Optical Cable Corporation (OCC) pioneered the design and production of tight-buffered cables for demanding field applications. Its ISO 9001:2000-registered facility in Roanoke, Virginia, currently manufactures a broad range of fiber optic cables for high bandwidth transmission of data, video, and audio communications, including cables for the most demanding commercial, industrial and military environments. Drawing on years of product development and cable design experience, OCC's use of specially selected materials and its proprietary manufacturing processes contribute to the ruggedness of its products.

Ruggedized, tight-buffered fiber optic cable derives much of its reliability and performance advantages from its basic design. As opposed to loose-tube designs, which only have one thin coating surrounding each optical fiber, ruggedized tight-buffered fibers have two. In loose tube cable designs, the fiber coating is only 62 µm thick, providing minimal mechanical and environment protection to the glass fiber. In addition to the primary fiber coating, each tight buffered fiber has a secondary buffer that, together with the primary coating, reaches "heavy weight" proportions such as 387 µm. This is over six times thicker than the primary coating alone. In the breakout cable design, there is yet another layer of protection. Each tight buffered fiber is surrounded by aramid yarns and a tight bound elastomeric jacket. Even at this sub-cable level, the sub units are very crush resistant, rugged, and able to withstand environmental extremes.

In the case of Optical Cable Corporation, the sub cables are helically stranded and surrounded by a special formulation, pressure extruded outer jacket. This Core-Locked outer jacket locks all the sub elements of the cable in place. The cable structure therefore acts as a unit, much like a rope. This makes the cable usable in vertical installations, as well as greatly enhancing crush resistance, jacket tear resistance, and overall survivability in harsh environments. Some ruggedized tight-buffered fiber optic cables greatly exceed minimum industry standard requirements with a flex resistance of thousands of cycles, crush resistance of 2200 N/cm, and the ability to withstand 1000 impacts along with temperature extremes of -55 to +124°C.

"Safety issues also governed our choice because all underground cables have to carry the Mine Safety Health Administration certification to make sure they will not propagate a flame or give off toxic fumes," says Tom Prokop. CONSOL Energy currently enjoys a safety record of almost two times better than the industry average for underground bituminous coal mines.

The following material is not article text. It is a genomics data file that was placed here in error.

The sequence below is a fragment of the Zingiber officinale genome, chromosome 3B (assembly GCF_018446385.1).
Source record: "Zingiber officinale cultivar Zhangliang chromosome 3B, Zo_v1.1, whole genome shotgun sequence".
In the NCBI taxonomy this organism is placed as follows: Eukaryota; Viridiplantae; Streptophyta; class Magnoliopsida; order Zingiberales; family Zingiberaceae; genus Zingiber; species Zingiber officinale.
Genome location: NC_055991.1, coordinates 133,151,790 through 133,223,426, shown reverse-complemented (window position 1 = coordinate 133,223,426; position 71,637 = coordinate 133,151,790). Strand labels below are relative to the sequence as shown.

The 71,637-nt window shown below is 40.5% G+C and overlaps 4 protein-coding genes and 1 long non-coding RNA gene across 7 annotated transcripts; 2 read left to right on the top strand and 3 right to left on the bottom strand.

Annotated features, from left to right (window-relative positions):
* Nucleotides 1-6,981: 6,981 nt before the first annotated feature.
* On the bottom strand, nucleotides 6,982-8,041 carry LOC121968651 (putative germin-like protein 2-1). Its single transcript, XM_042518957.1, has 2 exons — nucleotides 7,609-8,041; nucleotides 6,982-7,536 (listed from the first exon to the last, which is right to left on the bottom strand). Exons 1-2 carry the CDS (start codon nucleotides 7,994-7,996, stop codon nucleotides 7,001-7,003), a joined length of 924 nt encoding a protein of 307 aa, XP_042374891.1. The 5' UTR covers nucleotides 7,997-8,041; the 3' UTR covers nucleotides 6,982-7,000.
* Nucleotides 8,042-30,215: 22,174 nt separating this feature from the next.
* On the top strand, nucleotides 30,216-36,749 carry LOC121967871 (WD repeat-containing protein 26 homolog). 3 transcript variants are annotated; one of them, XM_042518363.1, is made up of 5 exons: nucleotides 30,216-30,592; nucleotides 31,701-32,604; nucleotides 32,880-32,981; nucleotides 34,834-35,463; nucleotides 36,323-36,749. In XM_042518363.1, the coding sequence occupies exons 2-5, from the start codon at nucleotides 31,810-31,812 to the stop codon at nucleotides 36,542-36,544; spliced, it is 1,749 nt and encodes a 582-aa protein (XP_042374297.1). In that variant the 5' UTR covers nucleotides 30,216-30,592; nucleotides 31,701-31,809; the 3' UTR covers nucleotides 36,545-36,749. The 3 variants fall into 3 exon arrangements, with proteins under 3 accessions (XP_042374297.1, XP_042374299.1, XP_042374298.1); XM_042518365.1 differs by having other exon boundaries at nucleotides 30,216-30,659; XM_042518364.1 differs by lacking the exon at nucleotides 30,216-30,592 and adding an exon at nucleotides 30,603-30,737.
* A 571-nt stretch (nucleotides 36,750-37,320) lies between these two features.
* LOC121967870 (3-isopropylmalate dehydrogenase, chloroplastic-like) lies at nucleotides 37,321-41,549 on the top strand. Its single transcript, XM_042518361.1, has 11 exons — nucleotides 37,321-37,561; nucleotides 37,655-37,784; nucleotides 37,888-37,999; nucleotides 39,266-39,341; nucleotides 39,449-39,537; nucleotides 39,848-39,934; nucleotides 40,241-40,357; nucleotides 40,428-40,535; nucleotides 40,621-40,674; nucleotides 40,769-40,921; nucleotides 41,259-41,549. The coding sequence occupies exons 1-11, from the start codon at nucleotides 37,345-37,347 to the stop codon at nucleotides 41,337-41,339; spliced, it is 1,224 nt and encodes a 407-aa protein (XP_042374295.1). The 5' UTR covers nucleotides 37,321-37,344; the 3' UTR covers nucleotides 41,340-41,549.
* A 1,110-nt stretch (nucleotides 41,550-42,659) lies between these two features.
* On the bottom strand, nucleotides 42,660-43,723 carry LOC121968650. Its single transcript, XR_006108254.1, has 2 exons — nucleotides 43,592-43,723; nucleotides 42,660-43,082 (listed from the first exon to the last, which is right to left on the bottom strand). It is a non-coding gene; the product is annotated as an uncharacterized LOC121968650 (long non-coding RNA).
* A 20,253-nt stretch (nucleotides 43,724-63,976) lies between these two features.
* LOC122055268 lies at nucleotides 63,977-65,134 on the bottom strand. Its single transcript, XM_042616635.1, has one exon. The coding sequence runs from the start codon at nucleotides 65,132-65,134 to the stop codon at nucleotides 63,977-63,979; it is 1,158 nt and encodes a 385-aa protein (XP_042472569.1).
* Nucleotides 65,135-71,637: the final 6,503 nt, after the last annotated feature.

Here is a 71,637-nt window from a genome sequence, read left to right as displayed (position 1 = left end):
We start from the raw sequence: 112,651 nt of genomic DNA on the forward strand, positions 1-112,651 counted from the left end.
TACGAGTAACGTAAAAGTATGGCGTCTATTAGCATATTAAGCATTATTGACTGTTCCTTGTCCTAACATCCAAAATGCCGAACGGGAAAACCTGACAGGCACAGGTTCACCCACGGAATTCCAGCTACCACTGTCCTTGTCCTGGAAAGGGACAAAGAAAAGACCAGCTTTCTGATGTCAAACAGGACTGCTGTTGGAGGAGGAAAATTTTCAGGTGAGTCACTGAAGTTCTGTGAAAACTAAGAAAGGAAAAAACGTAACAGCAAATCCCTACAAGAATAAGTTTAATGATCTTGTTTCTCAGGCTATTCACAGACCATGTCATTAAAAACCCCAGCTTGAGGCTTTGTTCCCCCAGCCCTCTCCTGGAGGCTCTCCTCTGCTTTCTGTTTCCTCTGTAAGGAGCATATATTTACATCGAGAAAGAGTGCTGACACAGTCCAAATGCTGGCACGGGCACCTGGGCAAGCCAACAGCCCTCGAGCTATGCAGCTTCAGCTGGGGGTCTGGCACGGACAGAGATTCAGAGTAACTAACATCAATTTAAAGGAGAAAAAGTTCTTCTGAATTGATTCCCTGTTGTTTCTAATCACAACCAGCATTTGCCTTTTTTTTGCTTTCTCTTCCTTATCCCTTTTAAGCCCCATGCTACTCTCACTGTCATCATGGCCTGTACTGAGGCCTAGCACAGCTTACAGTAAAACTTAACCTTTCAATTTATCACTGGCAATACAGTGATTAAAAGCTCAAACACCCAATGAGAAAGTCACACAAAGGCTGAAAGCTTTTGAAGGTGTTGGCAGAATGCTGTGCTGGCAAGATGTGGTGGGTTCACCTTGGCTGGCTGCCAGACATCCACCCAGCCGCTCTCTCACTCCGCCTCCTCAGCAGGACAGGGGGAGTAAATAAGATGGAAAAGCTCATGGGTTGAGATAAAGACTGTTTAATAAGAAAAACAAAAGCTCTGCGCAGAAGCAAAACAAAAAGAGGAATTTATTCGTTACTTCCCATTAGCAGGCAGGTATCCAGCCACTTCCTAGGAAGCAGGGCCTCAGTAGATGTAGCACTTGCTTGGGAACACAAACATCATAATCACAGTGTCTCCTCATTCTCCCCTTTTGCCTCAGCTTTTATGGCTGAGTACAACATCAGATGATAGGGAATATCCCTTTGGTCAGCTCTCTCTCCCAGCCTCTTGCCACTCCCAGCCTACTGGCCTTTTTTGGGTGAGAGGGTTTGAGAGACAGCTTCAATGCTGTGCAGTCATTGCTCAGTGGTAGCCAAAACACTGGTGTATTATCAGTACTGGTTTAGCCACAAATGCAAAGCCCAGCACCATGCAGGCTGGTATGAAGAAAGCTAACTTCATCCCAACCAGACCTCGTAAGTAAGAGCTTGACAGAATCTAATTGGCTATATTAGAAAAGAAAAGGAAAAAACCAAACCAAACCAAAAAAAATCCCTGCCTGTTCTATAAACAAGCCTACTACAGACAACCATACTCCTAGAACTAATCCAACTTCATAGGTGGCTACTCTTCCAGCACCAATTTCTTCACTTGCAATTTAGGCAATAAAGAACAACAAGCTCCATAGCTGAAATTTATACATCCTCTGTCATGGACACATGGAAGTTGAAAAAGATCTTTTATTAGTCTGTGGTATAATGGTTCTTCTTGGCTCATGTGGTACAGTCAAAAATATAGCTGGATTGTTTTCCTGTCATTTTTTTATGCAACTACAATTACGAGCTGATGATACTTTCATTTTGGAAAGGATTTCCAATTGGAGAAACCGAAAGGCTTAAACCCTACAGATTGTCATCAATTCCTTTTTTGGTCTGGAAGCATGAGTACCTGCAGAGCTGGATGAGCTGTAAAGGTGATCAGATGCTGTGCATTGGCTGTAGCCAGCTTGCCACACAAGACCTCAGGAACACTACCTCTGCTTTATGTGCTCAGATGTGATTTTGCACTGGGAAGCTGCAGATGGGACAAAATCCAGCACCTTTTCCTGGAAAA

Integrating a reliable underground network
CONSOL installed almost 100 miles of fiber optic cable across 10 different installations. Some of the cabling included copper conductors to handle the power requirements of several sensors and PLCs.

"This particular breakout cable is very easy to work with in the underground environment," says Mr. Prokop. "You can imagine that it's very dusty and dirty, so loose-tube gel-filled cable is harder to work with-if you set it down to do the termination, it would immediately pick up a wad of dust. But with the OCC dry breakout cable, we never had a degraded connection at assembly time."

Up to speed underground
With the fiber optic cable installation at the CONSOL mine sites complete, Tom Prokop's team could now take full advantage of the company's ERP system.

"Right now we're running a combination of 100 Mbit/s on multi mode fiber and 1 Gbit/s on single mode fiber," says Mr. Prokop. "Our maintenance crew can now access all maintenance records, look at schematics and order parts."

"In the past, they would have to exit out of the tunnel, get a manual, and open a 'shopping cart' above ground - it would waste an hour on average," continues Tom Prokop. "But this ruggedized fiber optic cabling has brought the timesaving convenience of enterprise-wide computing into our domain now. The cables have never failed us."

Under such circumstances, the value of high-quality, ruggedized tight-buffered fiber optic cables currently helps harsh-environment industries take advantage of the ultra high-speed links once reserved for white-collar campuses and administrative data centers.

"As with any company, CONSOL continually evaluates the market to make sure we are using the appropriate technology, but for now, the ruggedized Optical Cable Corporation fiber optic cable is our recommended cable for extensions of our underground network," adds Prokop. "We're thinking about stepping up to 10 Gbit sometime in the future, and we know that these ruggedized cables can handle it."